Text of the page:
Strategic plan not destined for the shelf


The Township of South Dundas moved forward with the action planning phase of their community strategic plan on May 30th at Matilda Hall in Dixon’s Corners.

The South Dundas public was invited to participate in creating action plans based on the six key themes originally identified by the public during the community cafés held in March.

The six themes were:

• Implement beautification projects to strengthen our sense of pride and community;

• Strengthen South Dundas’ agricultural sector through partnerships with the tourism industry;

• Sustain South Dundas’ small town lifestyle through appropriate development;

• Support business expansion and job creation;

• Create a municipal identity that will celebrate South Dundas’ rich history and culture; and,

• Create recreational programs,  opportunities and facilities that will attract and retain families, children and youth.

Turnout for the action planning meetings was small, with approximately six people for the afternoon sessions and 10 for the evening sessions.

“I was certainly hoping for more people,” said South Dundas mayor Steven Byvelds. 

“Hopefully, there’s a few others that will put some things online,” he continued, referring to the dedicated email address for strategic plan ideas ( “There’s always an opportunity to send comments in.”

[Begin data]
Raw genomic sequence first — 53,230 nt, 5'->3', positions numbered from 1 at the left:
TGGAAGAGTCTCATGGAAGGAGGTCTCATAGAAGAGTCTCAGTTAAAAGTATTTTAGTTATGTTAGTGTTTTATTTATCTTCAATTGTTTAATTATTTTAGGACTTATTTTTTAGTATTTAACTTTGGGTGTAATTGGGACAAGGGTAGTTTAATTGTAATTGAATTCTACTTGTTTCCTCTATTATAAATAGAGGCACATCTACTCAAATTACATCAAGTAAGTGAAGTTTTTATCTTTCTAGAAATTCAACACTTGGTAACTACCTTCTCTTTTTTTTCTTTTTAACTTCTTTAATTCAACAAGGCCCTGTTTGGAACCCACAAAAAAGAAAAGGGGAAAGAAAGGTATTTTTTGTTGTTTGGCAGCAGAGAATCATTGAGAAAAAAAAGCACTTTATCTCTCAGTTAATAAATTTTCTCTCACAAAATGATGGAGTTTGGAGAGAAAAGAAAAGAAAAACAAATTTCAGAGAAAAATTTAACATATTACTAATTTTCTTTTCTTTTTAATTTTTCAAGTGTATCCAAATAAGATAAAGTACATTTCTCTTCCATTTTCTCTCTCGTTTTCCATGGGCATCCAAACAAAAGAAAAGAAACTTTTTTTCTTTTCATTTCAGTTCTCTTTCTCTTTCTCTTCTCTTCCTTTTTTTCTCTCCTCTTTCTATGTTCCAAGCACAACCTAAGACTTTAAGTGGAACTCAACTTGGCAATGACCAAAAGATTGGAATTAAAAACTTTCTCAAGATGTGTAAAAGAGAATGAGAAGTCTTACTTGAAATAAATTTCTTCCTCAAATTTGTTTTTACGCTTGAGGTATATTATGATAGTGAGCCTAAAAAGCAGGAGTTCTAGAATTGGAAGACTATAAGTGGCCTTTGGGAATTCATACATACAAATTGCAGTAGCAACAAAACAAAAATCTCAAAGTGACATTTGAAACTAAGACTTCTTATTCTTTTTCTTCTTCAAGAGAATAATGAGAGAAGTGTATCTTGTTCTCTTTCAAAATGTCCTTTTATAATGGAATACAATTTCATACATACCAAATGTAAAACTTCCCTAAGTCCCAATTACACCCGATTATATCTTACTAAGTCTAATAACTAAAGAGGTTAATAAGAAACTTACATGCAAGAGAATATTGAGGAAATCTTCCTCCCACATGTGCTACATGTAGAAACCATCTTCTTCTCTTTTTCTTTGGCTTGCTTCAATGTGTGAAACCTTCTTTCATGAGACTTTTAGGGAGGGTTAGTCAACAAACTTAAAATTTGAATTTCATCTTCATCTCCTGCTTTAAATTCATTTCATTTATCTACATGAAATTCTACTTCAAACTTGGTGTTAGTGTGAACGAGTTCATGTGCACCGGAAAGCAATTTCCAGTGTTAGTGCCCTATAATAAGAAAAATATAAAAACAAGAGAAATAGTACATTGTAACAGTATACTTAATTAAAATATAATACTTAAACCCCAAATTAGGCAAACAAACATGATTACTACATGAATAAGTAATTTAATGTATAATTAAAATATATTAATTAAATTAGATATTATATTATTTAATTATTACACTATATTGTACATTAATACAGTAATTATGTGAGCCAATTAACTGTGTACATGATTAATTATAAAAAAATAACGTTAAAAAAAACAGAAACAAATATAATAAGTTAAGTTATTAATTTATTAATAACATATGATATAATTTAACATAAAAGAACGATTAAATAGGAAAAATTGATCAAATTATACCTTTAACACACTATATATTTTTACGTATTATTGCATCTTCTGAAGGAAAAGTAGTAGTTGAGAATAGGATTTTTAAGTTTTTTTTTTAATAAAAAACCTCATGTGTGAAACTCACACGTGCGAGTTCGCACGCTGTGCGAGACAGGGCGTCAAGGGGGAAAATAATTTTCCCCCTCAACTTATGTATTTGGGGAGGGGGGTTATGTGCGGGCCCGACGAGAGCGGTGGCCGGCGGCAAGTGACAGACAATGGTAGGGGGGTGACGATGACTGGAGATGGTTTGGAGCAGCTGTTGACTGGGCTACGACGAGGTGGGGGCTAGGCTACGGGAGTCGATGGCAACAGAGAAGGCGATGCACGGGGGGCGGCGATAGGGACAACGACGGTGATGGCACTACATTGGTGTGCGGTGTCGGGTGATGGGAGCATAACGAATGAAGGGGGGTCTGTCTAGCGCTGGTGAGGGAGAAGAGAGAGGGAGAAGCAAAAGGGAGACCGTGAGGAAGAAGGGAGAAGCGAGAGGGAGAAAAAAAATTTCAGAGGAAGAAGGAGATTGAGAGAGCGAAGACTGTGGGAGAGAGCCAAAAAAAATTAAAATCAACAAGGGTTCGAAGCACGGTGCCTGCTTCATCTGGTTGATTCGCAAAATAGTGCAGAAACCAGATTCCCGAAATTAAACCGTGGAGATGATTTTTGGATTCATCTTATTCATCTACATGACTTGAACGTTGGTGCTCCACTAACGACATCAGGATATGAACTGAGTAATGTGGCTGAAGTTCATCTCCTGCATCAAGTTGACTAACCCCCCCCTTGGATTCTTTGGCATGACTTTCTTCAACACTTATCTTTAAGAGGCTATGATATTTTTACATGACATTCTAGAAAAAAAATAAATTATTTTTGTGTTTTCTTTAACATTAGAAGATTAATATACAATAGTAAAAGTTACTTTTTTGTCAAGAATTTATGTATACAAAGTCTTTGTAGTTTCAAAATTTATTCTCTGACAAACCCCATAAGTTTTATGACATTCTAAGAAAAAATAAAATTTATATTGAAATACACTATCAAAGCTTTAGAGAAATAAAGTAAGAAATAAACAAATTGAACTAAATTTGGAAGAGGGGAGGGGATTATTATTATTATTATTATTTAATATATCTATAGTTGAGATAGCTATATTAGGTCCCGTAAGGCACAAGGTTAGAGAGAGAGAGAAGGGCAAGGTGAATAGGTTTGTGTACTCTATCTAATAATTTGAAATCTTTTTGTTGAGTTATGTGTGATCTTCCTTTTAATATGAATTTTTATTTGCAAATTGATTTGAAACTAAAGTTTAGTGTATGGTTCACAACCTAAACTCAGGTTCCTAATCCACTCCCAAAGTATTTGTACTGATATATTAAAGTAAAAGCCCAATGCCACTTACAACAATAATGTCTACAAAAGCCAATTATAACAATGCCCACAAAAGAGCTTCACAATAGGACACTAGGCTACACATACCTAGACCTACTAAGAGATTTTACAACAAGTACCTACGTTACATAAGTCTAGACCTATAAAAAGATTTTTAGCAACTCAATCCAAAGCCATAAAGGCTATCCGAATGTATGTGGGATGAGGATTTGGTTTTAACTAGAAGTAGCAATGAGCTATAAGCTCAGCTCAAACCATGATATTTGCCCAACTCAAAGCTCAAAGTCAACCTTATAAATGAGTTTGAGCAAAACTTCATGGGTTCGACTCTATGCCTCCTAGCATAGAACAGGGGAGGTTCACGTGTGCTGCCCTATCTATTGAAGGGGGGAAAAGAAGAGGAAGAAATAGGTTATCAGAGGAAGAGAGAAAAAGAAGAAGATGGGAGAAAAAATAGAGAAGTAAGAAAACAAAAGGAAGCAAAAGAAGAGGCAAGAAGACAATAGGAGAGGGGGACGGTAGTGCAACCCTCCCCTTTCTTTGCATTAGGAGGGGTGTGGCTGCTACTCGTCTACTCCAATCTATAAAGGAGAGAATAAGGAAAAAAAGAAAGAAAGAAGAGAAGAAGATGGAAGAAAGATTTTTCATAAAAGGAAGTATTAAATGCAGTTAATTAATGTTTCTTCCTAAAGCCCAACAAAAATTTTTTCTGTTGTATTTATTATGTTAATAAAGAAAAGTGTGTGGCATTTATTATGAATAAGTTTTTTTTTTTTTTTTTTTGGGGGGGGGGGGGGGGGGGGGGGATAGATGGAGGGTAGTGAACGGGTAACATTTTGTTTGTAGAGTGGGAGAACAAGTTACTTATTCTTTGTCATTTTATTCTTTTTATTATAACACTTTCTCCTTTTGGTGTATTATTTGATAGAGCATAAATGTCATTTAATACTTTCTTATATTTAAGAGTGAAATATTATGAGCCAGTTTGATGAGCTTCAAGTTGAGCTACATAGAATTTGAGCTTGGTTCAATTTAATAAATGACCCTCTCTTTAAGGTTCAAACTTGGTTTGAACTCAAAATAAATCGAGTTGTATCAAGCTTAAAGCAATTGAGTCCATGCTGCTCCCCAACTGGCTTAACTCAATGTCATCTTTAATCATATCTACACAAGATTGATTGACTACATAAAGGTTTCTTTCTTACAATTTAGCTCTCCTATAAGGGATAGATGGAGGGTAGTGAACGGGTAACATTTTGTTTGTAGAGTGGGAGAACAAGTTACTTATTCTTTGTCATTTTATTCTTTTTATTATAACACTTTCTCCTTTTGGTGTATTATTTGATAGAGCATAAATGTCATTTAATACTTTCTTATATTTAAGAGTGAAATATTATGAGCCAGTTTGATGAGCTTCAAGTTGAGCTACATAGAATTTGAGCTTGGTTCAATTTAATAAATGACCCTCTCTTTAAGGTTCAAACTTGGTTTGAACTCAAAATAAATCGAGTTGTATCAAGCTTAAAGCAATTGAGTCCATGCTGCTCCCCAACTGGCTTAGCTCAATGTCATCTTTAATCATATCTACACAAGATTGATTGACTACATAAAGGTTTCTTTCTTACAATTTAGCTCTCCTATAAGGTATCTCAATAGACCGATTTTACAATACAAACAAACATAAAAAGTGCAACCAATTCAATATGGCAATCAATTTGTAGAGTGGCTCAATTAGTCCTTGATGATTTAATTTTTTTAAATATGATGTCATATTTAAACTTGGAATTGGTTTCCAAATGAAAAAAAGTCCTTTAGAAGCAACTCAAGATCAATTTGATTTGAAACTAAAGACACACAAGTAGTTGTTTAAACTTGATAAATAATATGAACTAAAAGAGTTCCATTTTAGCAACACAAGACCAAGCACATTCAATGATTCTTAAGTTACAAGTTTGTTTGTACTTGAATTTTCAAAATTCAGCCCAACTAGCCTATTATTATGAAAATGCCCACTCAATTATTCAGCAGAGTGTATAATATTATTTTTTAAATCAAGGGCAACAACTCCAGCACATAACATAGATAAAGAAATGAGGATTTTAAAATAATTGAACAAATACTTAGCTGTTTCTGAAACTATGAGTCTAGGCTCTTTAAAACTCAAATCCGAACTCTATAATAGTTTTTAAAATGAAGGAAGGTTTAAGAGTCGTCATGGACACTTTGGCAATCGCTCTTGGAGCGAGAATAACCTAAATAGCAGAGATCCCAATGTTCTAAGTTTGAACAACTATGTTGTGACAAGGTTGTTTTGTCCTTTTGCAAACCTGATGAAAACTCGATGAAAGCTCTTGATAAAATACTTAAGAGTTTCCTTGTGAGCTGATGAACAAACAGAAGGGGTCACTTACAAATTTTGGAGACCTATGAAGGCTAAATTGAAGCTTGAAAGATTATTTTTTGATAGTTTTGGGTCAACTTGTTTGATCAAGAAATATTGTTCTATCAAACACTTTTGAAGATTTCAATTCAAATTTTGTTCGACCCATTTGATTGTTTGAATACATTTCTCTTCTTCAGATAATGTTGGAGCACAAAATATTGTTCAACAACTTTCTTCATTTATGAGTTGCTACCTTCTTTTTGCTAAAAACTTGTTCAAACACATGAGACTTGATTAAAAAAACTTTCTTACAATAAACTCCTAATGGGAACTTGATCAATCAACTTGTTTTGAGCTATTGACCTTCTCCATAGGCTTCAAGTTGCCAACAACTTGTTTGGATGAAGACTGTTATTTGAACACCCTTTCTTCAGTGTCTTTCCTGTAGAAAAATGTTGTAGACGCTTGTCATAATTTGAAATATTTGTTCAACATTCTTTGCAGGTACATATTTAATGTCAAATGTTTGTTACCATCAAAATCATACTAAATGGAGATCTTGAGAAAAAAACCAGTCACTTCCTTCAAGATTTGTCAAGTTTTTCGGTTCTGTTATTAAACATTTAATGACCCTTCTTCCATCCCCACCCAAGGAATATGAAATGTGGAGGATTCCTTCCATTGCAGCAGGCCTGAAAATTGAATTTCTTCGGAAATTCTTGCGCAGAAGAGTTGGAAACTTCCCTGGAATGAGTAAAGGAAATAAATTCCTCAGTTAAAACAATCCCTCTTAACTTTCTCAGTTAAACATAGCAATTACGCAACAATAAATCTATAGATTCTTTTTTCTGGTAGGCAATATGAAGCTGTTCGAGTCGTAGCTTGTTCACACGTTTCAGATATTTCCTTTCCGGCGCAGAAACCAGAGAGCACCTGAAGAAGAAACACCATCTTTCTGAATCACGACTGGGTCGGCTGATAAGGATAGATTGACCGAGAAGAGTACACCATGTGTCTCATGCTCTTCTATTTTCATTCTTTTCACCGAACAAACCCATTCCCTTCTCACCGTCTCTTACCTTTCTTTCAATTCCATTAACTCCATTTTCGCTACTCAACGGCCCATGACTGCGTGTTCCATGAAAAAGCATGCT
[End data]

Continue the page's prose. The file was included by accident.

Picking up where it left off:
According to Sari Liem of Dillon Consulting, the firm hired to develop the plan, the idea behind the action planning is to “turn wishes into strategic direction.”

During the Community Cafés, public participants made wishes for the township. Liem explained, “we’re going through the wishes and building upon them, turning them into goals.” She referred to this as “informed direction.”

“We’re fleshing out specific actions,” she said. “This is all meant to be building blocks.”

The specific actions, once identified, were then put into a time frame of short term (0 to 2 years), mid term (3 to 5 years), and long term (6 to 10 years), with an emphasis on short term.  

Each of the six action planning groups followed this process when developing their plans. 

In addition to creating action plans, each group identified possible partnerships and alliances that might be pursued in making the actions a reality. 

Liem explained that the community strategic plan is a ‘living’ document, meaning that it is fluid and open to change at any time.

Reminded of past strategic plans and the failures to follow through on those plans, Byvelds emphasized that “we’re committed to at least trying our best to make this strategic plan work. It’s not going to sit on a shelf.”

Armed with the public’s ideas, Dillon Consulting will create a recommended vision statement for South Dundas. In addition to this, an implementation strategy, complete with a time line for action, will be provided.

When ready, Dillon Consulting will present the final report to council for approval and, following council’s approval, it will then be released to the public.

South Dundas economic development officer Nicole Sullivan pointed out that “we’re not doing this because we have a problem, we’re doing this to be proactive and plan for the future.”

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